This week witnessed the final nail in the housing bubble coffin. We have reached what seems to be the Minsky moment for the housing market. Named after the
Then we have the inability of the mainstream news media to inform us regarding critical issues. Instead, we have the morning news plastered with Lohan up to her usual debauchery and athletes gone wild. As a matter of fact, while
In this article we’ll examine three critical factors that propelled housing into its public Minsky moment; prime contagion, record number of foreclosures, and negative publicity.
Mozilo likened the housing market to a gigantic ship needing to turn in the ocean. It will take time was his underlying point. I like to think of the housing market more like a NASA mortgage rocket with no turning back. Have you ever tried turning back a rocket-propelled vessel? His statement seems to offer some hope that housing will return even though he unloaded millions in his company stock. Maybe he forgot to mention that the ship he was referencing was the Titanic. Either way, housing is passed the shaky ground stage. I’ve shown countless examples in our Real Homes of Genius series that clearly highlights an outrageous bubble housing psychology. We also discussed a few months back the subprime implosion as credit suddenly tightened and subprime lenders started dropping like moths heading toward the light. In fact, I felt this was the watershed event and would set the tone for the summer.
Yet glorious housing bull pundits at this time championed the amazing summer rebound and the silo mentality of containing the subprime debacle. Ignoring rising inventory, $1 trillion in mortgage resets, and a stagnant market they decided to jump on the housing Pollyanna bandwagon. After all, this summer was housing's last shot to demonstrate continued bubble resilience. Unfortunately, this summer is only the beginning of a very difficult downturn in the housing market and most likely the overall economy. The market has ballooned beyond any economic model of sustainability. I discussed the pseudo $5 trillion in wealth created by this housing bubble and all credit linked to it. How much of this wealth will disappear is yet to be seen.
Yet now we are realizing that prime loans are also taking a hit. No longer is this implosion contained to one segment of the housing market. For a large part, we have this entitlement mentality of folks thinking their homes are worth more than what they truly are. Say you bought in 1997 for $200,000. Now your home is worth $600,000. This is a very typical scenario in
This housing market followed no economic rules and like the Minsky moments of past, greed and irresponsible credit will once again collapse another bubble. Chalk it up to history repeating itself. Which leads us to the historical moment set in
The interesting tidbit of this information is NODs are turning over and going into foreclosure. If anything, you can consider the NODs as a canary in the mine; and if we are to read the data correctly we are in for some massive foreclosures. As stated by DataQuick:
“Most of the loans that went into default last quarter were originated between July 2005 and August 2006. The median age was 16 months. Loan originations peaked in August 2005. The use of adjustable-rate mortgages for primary purchase home loans peaked at 77.8% in May 2005 and has since fallen.”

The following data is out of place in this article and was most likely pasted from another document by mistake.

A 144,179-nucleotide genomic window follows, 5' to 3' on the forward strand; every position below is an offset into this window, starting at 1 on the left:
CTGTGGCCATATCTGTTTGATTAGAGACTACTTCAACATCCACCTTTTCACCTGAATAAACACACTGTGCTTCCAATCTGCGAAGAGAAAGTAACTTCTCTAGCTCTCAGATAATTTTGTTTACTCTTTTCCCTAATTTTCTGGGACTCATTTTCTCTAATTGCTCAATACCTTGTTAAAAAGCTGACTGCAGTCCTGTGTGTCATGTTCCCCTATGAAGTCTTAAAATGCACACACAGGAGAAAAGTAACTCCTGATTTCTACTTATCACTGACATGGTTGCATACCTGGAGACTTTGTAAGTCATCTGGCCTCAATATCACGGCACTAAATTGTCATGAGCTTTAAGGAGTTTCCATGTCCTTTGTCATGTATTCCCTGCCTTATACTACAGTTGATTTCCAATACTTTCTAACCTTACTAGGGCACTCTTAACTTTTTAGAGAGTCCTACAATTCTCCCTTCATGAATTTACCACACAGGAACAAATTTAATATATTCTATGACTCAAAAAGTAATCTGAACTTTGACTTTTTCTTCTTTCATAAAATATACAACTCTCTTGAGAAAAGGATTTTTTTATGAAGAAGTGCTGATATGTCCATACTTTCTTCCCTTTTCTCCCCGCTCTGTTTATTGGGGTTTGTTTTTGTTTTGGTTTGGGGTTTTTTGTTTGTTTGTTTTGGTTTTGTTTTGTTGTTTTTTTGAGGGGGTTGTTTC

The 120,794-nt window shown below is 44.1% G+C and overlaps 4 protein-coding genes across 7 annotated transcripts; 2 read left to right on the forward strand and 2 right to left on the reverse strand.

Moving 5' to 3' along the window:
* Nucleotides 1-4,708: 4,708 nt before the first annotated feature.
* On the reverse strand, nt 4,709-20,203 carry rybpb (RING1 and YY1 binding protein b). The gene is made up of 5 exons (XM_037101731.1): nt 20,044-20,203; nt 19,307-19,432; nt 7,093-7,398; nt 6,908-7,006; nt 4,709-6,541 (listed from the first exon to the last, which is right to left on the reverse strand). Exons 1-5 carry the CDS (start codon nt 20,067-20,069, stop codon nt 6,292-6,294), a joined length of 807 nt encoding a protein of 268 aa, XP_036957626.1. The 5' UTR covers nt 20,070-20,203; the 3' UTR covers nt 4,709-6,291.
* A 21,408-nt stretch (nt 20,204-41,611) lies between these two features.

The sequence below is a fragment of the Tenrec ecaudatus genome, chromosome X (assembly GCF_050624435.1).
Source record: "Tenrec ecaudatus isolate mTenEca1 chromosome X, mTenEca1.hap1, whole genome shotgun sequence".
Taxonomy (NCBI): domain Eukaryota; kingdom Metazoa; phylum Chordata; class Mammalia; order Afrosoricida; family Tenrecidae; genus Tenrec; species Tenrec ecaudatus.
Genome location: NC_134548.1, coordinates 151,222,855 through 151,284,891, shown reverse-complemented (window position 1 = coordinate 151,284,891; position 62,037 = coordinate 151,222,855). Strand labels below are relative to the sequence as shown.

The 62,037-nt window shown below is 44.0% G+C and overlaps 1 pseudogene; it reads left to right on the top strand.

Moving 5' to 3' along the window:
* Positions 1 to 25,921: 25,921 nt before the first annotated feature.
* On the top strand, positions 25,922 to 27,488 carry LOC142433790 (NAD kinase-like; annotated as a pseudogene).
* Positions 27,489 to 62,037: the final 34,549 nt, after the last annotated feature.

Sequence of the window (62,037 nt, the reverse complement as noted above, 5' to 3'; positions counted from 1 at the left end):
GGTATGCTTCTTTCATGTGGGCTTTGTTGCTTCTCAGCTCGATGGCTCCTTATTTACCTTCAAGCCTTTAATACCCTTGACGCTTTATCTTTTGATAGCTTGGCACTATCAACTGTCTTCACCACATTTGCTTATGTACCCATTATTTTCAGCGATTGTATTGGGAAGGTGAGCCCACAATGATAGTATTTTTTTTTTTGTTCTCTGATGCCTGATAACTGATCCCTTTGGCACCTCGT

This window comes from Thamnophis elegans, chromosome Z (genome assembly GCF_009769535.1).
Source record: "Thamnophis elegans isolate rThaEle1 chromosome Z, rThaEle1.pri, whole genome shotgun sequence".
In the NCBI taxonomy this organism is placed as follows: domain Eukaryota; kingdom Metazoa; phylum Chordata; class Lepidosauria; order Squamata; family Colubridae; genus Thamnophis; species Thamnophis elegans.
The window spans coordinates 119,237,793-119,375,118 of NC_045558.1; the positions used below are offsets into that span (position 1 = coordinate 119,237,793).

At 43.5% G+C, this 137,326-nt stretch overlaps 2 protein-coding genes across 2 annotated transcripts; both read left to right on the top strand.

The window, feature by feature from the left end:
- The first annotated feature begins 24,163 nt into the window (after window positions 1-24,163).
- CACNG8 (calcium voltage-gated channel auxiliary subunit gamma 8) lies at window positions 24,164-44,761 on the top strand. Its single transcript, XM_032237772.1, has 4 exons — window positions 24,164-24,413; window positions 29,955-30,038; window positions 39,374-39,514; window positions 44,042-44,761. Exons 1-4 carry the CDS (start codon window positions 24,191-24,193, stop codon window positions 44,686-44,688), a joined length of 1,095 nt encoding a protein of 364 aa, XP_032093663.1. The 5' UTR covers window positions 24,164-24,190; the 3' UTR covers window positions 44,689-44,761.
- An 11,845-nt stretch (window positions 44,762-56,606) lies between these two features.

Now if you examine the rate reset chart in conjunction with the foreclosure data, there really isn’t anything stopping this train. Over 75 percent of loans originated in August 2005 were adjustable-rate mortgages. Given the hot product was 2/28 teaser suicide loans, what special date are we approaching? That is right, August 2007 where a massive batch of these loans will be resetting in a declining market with higher rates. So even if these folks want to refinance, they will be hit by higher rates and a larger payment.
Amazingly, these loans are also fairly new. With a median age of 16 months. Clearly the problem here is people jumping into homes they cannot afford by horrible mortgage products. In addition, the rate of default on second mortgages is also skyrocketing. This would seem obvious since missing the payment on the primary loan implies you are not paying your second. But guess what? In the midst of all this there is good news. The median price for a home keeps on going up! We won’t go into exposing the inaccuracy of using a tiny sample size of higher priced homes skewing overall market stats. We want to leave you with one piece of good housing news for the day.
This may turn out to be the only good news left for housing. The media is fickle and suffers from long-term memory loss. Even a year ago, we were reading about stories of people making thousands in real estate transactions. People were racing over like NASCAR drivers ready to become brokers and agents as reflected by the number of licenses issued by the Department of Real Estate here in
The issue is the real estate industry employs countless people, pays high amounts of money for advertising, and has many politicians bought. So of course they carry clout. But this will only get you so far. You can only fool the market for so long. It is becoming apparent that this system will collapse on its own weight. In a way we haven’t felt the ramifications of what is to come. We are only getting a sneak peak of the real housing bear market. I was looking at old LA Times articles and the positive rhetoric from housing peak to negative bubble chicken little print took about 3 to 4 years. So given this past reference, you can expect a bottom somewhere in 2009 or 2010. Employment numbers still do not accurately reflect the coming job losses we will face. Our economy was based on this bubble via credit, mortgage equity withdrawals, trading houses up like baseball cards, and a cultural neurosis on all things housing.
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